Monday, August 18, 2014

Beautiful Skeletons

I've always appreciated beauty. Even as a 7-year-old child who watched the sun setting on the island of Samos in Greece, as an old man guided his donkey across the pebble beach. Even then, the beauty of that moment was not lost on me--that image is imprinted in my memory. I visit it often, and I see it now. It was striking!

This is how architecture has affected me. It can be ugly, yes, and not thoughtfully constructed, but what I prefer to focus on is how the architecture of a structure changes, as you move through it or around the exterior, and how light and weather affect and change the design.  Upon visiting a city for the first time, I try to find a walking architectural tour to use as my introduction to the place. I did this in Chicago, and, while I enjoyed the history of the buildings, the memorable part was the looking up and around as I walked. A favourite photo is one that I took of a contemporary office building with mirrored windows. The reflection of an older city government building apparent in those windows made a beautiful statement for me--something about looking back as we move forward--a metaphor to stay connected to the past in a positive way.

Not long ago I watched a documentary on South Carolina ETV, John Portman: A life of building. How impressive! Never heard of him before (shame on me), but now I'm in love with so many of the beautiful images from the interiors of his buildings. I've even been in some of them, looked up and enjoyed the design changing with the light, the shadows and even with where I was emotionally in my life. A thoughtfully designed structure has a way of enveloping you when you need it, so that you feel comforted during tough times; it can make you feel as if it's moving with you, like a friend who walks beside you on a sunny sidewalk through the city one Sunday afternoon; it can even make you feel as if you're floating in space!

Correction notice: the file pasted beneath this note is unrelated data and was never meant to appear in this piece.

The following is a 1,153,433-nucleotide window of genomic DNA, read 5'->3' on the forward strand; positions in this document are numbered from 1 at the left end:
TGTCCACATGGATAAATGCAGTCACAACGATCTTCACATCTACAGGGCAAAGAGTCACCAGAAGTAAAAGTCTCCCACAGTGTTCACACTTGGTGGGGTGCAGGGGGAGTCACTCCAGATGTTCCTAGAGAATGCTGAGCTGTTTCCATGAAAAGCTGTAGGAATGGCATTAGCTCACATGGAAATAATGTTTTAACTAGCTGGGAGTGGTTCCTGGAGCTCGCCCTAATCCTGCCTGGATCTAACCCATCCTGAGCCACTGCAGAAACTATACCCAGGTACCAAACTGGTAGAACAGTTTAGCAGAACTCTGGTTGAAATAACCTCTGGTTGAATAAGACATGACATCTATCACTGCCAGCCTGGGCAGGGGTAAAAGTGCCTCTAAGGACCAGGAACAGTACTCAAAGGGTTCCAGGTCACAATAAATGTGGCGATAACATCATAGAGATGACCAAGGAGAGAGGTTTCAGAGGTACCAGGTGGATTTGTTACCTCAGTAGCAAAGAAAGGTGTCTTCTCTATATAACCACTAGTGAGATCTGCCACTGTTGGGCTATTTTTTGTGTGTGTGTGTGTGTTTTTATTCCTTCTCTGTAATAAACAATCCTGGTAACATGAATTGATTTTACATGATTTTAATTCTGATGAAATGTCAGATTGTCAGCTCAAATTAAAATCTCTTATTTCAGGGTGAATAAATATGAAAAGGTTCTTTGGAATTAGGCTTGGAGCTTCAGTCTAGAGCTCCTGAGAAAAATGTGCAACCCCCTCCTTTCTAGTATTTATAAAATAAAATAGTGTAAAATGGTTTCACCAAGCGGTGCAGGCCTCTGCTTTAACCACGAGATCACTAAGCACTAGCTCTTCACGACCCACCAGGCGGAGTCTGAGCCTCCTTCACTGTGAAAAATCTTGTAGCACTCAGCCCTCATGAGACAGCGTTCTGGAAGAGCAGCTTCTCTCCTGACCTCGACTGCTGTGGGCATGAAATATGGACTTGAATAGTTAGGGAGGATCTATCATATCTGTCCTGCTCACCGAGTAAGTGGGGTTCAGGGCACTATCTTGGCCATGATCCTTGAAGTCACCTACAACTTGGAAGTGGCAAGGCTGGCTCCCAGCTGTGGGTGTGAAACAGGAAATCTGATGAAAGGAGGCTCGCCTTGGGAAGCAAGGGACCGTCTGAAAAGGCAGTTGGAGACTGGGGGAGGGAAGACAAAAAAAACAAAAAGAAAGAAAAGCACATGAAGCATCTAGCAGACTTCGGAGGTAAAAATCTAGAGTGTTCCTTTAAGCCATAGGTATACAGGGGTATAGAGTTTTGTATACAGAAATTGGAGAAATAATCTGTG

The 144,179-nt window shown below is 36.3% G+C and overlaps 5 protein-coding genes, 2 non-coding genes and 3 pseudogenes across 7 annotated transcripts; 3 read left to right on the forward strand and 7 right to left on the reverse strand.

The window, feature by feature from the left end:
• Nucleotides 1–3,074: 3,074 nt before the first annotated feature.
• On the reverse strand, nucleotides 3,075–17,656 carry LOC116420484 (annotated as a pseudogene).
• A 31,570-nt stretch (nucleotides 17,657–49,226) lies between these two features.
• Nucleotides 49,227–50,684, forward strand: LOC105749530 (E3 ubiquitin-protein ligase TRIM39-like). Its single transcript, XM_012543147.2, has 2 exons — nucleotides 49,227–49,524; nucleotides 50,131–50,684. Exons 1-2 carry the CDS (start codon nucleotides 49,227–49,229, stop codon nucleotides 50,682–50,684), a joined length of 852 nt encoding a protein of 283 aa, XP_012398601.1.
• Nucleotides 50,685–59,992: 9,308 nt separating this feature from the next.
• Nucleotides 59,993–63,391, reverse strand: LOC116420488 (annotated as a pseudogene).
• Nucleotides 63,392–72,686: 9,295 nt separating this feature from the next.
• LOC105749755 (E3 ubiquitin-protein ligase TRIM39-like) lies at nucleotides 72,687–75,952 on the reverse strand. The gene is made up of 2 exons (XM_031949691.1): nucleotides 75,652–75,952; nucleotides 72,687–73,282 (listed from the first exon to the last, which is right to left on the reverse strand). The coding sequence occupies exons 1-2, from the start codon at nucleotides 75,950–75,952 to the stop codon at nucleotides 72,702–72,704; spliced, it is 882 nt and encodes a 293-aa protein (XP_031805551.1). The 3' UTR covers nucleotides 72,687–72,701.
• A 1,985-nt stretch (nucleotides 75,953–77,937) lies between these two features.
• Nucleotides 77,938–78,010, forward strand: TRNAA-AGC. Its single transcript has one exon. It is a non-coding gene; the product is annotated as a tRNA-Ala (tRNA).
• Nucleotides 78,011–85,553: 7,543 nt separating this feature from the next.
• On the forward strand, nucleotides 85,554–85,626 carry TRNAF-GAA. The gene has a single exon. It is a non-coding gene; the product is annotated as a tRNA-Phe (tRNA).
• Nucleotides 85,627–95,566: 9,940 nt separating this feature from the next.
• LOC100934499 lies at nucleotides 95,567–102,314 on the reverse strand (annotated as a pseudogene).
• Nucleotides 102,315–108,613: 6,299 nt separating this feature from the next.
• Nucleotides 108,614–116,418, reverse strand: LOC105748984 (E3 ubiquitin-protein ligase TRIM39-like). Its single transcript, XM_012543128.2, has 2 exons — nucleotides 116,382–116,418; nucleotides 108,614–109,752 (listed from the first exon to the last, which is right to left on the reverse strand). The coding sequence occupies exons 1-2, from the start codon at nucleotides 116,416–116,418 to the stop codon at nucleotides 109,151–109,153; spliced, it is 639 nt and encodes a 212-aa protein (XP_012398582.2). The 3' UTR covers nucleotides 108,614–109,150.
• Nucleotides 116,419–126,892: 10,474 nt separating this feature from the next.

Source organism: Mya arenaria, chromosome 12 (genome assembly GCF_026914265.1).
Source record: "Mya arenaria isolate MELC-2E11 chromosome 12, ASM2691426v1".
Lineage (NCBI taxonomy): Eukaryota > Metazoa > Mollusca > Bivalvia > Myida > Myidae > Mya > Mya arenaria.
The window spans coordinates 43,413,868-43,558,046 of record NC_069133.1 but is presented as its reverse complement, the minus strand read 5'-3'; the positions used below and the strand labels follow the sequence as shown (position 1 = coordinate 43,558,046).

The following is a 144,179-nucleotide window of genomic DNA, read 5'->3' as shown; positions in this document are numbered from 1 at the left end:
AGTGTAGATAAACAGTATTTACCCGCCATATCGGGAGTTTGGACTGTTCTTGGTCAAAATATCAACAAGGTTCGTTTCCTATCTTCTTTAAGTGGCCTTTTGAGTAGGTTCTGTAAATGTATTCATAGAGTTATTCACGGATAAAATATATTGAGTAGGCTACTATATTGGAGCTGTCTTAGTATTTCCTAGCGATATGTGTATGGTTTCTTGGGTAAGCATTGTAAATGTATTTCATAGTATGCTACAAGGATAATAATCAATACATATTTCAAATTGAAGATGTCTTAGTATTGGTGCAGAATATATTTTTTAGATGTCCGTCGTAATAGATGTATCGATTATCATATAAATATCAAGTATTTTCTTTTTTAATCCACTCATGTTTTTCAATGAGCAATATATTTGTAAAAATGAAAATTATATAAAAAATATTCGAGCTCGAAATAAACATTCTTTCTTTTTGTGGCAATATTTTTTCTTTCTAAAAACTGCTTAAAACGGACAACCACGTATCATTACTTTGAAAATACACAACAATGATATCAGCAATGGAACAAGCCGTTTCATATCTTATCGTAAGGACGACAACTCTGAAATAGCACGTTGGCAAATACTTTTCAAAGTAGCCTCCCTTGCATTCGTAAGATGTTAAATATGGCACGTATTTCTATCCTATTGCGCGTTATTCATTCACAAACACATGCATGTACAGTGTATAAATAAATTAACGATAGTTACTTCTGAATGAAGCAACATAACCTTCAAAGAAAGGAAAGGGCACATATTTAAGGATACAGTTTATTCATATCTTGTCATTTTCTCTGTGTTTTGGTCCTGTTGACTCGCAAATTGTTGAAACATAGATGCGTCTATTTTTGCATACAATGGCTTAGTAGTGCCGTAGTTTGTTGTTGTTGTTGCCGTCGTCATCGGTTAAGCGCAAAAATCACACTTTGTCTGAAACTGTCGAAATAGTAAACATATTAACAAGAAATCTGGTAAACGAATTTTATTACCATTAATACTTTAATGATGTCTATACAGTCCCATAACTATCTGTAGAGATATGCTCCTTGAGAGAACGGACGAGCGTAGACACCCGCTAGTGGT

These images are of some of Portman's hotel interiors. So much for the eye to take in and deliver to the brain. Very pleasing. Very satisfying. The two on the bottom remind me of beautiful skeletons. Such beautiful skeletons!

For me, this beautiful documentary was satisfying visually, but it was also satisfying on another level--John Portman is a South Carolina native (yay for the local boys) who not only designed several key buildings in Atlanta's skyline, but also the Marriott Marquis hotel in  NYC's Times Square. This Marriott hotel played a big role in the clean up and redirection of Times Square--the first step in the process. All sorts of metaphors in this story, skeletons and all!

Architecture can be an exquisite metaphor--the beautiful skeleton supporting life, people, activities and even emotions. If sometime you see me walking around a city's buildings with my head in the air, it's because I'm looking at the changing design of the city's structures--the patterns on the sidewalks made by a building's shadows, the geometric lacework of power lines and bridges against a sun-setting sky or even the beautiful skeletons.